The BLM's DRECP makes available just over 800,000 acres (7%) of the 10.8 million acres of land potentially available for renewable energy development, of which 388,000 acres (4%) were designated as Development Focus Areas, considered to be areas with substantial renewable energy potential and low resource conflict. The ROD allocated a total of 6.5 million acres (60%) as conservation areas, to include California Desert National Conservation Lands, Areas of Critical Environmental Concern, wildlife allocations, and National Scenic and Historic Trail corridors—which limit or are closed to renewable energy. The ROD also designated a little over 3.5 million acres (33%) as Special Recreation Management Areas and Extensive Recreation Management Areas—which the ROD states are also generally closed to renewable energy.
As a result of concerns voiced by multiple parties throughout the public comment periods of the DRECP planning process, the BLM seeks additional comment on the DRECP ROD, including the renewable energy and conservation designations made through that decision. In 2008, Governor Schwarzenegger signed an executive order that required that 33 percent of California's energy production be via renewable energy in 2020. In October 2015, Governor Edmund G. Brown, Jr. signed into law a measure which requires retail sellers and publicly owned utilities to procure 50 percent of their electricity from renewable energy resources by 2030. And, on March 28, 2017, the President issued Executive Order 13783, “Promoting Energy Independence and Economic Growth,” which directs all Federal agencies to review all actions that could “potentially burden the development or use of domestically produced energy resources.” In recognition of these goals and direction, BLM seeks comment on the potential impacts that land use Start Printed Page 4922designations contained in the amended RMPs will have on commercial-scale renewable energy projects, including wind, solar and geothermal. In particular, the BLM seeks comment on the Areas of Critical Environmental Concern that were designated, including where private lands lie within the external boundaries of such designations, as well as comments on increasing opportunities for increased renewable energy development, recreational and off-highway vehicle (OHV) access, mining access, and grazing.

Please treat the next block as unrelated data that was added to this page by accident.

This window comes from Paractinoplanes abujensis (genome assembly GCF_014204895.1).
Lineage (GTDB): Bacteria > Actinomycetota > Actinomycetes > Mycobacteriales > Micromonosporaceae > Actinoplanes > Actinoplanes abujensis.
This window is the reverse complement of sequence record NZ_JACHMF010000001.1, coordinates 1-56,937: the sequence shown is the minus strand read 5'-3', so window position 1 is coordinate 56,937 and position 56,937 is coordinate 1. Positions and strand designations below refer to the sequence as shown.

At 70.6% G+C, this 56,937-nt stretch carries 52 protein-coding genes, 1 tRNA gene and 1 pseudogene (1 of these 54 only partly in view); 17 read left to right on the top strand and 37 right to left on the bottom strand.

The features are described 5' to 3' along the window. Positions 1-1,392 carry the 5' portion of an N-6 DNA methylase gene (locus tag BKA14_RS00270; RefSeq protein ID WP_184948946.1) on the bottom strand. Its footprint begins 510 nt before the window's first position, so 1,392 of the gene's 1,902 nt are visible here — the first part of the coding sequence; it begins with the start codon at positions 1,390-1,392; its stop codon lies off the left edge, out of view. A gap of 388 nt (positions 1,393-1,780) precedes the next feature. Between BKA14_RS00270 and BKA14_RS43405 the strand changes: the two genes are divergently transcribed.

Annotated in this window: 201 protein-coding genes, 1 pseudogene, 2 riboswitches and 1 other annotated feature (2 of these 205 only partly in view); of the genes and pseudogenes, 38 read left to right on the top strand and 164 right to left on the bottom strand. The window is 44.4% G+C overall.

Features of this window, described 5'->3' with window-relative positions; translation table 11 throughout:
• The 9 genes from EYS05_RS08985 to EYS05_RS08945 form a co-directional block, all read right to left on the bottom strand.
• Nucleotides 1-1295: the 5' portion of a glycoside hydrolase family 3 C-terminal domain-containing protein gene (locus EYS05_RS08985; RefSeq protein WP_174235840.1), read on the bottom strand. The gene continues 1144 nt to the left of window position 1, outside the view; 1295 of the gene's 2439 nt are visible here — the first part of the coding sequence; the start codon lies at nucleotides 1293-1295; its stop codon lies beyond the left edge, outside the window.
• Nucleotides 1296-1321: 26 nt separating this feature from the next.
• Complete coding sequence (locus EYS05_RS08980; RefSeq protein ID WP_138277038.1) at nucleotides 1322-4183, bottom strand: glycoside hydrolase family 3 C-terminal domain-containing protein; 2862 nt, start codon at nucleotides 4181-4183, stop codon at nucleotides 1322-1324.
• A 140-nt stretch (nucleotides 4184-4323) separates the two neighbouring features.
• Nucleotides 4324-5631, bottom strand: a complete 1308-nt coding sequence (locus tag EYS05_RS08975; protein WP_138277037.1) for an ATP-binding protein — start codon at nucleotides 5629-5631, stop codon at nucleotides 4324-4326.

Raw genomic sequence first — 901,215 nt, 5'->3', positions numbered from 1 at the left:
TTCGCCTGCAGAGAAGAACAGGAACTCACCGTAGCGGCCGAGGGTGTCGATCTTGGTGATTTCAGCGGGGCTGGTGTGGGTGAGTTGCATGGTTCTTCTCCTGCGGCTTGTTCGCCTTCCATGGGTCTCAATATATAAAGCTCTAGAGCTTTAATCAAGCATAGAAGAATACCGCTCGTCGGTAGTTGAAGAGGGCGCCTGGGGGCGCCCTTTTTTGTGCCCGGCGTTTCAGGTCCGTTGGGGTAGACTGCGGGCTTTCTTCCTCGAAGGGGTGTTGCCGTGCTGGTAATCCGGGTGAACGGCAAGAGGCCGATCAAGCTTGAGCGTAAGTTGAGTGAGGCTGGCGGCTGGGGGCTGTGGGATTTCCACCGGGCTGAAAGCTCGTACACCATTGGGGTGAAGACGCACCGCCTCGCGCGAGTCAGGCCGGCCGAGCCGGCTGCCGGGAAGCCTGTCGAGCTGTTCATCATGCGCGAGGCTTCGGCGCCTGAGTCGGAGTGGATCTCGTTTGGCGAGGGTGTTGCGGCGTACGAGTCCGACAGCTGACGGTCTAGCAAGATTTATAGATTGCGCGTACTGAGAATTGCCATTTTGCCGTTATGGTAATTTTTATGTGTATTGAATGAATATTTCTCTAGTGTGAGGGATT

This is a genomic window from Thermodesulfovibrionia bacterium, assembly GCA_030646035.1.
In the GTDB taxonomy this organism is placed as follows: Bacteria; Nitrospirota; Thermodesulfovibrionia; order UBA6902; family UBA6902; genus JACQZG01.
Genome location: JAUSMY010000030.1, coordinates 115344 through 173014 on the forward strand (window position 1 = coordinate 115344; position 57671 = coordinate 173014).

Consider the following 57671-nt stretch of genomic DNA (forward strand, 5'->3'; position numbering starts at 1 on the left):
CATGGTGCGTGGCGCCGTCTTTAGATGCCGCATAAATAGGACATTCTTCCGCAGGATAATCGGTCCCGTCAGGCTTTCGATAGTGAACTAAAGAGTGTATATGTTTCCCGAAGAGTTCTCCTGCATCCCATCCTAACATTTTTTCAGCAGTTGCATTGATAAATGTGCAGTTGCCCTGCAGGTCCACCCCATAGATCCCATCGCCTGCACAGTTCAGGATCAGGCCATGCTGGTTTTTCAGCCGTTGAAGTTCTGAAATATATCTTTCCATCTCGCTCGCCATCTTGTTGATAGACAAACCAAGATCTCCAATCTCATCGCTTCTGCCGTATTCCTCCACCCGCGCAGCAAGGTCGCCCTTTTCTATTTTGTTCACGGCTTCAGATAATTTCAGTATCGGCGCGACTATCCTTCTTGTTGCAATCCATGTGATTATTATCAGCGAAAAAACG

Finally, on January 8, 2018, the President signed an Executive Order on Streamlining and Expediting Requests to Locate Broadband Facilities in Rural America, which directs Federal agencies: “. . . to reduce barriers to capital investment, remove obstacles to broadband services, and more efficiently employ Government resources” in order to foster rural broadband infrastructure projects. Therefore, the BLM also seeks comment on the impact that land use designations, land disturbance limits (or “caps”), and visual management classifications contained in the amended RMPs may have on the deployment of future communications infrastructure.